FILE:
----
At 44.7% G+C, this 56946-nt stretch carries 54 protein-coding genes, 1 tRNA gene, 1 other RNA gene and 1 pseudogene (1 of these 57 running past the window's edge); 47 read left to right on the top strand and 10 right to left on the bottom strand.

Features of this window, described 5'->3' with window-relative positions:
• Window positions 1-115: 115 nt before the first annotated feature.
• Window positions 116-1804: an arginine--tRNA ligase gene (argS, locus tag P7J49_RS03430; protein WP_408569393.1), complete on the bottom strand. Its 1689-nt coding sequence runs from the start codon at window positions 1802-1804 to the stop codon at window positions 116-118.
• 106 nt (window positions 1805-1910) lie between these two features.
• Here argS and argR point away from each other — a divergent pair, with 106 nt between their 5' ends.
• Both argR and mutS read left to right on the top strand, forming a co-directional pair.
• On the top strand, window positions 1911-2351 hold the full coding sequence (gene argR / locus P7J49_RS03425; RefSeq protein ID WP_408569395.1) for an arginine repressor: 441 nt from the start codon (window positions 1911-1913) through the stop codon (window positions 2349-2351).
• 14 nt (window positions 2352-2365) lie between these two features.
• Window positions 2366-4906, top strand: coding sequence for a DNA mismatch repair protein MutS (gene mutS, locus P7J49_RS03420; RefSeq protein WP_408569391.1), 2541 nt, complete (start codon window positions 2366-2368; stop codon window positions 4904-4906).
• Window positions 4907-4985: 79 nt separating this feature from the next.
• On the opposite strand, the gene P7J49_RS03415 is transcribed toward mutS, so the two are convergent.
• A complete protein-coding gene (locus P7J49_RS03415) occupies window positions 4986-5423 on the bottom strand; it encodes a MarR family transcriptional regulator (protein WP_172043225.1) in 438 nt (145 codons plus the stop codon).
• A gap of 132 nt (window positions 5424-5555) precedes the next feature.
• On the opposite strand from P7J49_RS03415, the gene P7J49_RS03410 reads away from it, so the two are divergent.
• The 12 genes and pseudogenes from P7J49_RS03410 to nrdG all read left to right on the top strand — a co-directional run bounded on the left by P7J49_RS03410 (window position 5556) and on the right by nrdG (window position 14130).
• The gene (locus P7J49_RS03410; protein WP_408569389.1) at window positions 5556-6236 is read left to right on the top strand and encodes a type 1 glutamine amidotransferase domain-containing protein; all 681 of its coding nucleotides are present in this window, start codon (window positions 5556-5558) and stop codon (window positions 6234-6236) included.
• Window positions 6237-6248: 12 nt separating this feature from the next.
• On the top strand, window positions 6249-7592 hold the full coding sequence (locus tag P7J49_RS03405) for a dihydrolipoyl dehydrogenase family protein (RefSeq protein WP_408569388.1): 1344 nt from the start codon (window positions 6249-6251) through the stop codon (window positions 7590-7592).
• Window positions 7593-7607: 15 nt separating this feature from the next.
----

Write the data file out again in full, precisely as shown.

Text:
At 44.7% G+C, this 56946-nt stretch carries 54 protein-coding genes, 1 tRNA gene, 1 other RNA gene and 1 pseudogene (1 of these 57 running past the window's edge); 47 read left to right on the top strand and 10 right to left on the bottom strand.

Features of this window, described 5'->3' with window-relative positions:
• Window positions 1-115: 115 nt before the first annotated feature.
• Window positions 116-1804: an arginine--tRNA ligase gene (argS, locus tag P7J49_RS03430; protein WP_408569393.1), complete on the bottom strand. Its 1689-nt coding sequence runs from the start codon at window positions 1802-1804 to the stop codon at window positions 116-118.
• 106 nt (window positions 1805-1910) lie between these two features.
• Here argS and argR point away from each other — a divergent pair, with 106 nt between their 5' ends.
• Both argR and mutS read left to right on the top strand, forming a co-directional pair.
• On the top strand, window positions 1911-2351 hold the full coding sequence (gene argR / locus P7J49_RS03425; RefSeq protein ID WP_408569395.1) for an arginine repressor: 441 nt from the start codon (window positions 1911-1913) through the stop codon (window positions 2349-2351).
• 14 nt (window positions 2352-2365) lie between these two features.
• Window positions 2366-4906, top strand: coding sequence for a DNA mismatch repair protein MutS (gene mutS, locus P7J49_RS03420; RefSeq protein WP_408569391.1), 2541 nt, complete (start codon window positions 2366-2368; stop codon window positions 4904-4906).
• Window positions 4907-4985: 79 nt separating this feature from the next.
• On the opposite strand, the gene P7J49_RS03415 is transcribed toward mutS, so the two are convergent.
• A complete protein-coding gene (locus P7J49_RS03415) occupies window positions 4986-5423 on the bottom strand; it encodes a MarR family transcriptional regulator (protein WP_172043225.1) in 438 nt (145 codons plus the stop codon).
• A gap of 132 nt (window positions 5424-5555) precedes the next feature.
• On the opposite strand from P7J49_RS03415, the gene P7J49_RS03410 reads away from it, so the two are divergent.
• The 12 genes and pseudogenes from P7J49_RS03410 to nrdG all read left to right on the top strand — a co-directional run bounded on the left by P7J49_RS03410 (window position 5556) and on the right by nrdG (window position 14130).
• The gene (locus P7J49_RS03410; protein WP_408569389.1) at window positions 5556-6236 is read left to right on the top strand and encodes a type 1 glutamine amidotransferase domain-containing protein; all 681 of its coding nucleotides are present in this window, start codon (window positions 5556-5558) and stop codon (window positions 6234-6236) included.
• Window positions 6237-6248: 12 nt separating this feature from the next.
• On the top strand, window positions 6249-7592 hold the full coding sequence (locus tag P7J49_RS03405) for a dihydrolipoyl dehydrogenase family protein (RefSeq protein WP_408569388.1): 1344 nt from the start codon (window positions 6249-6251) through the stop codon (window positions 7590-7592).
• Window positions 7593-7607: 15 nt separating this feature from the next.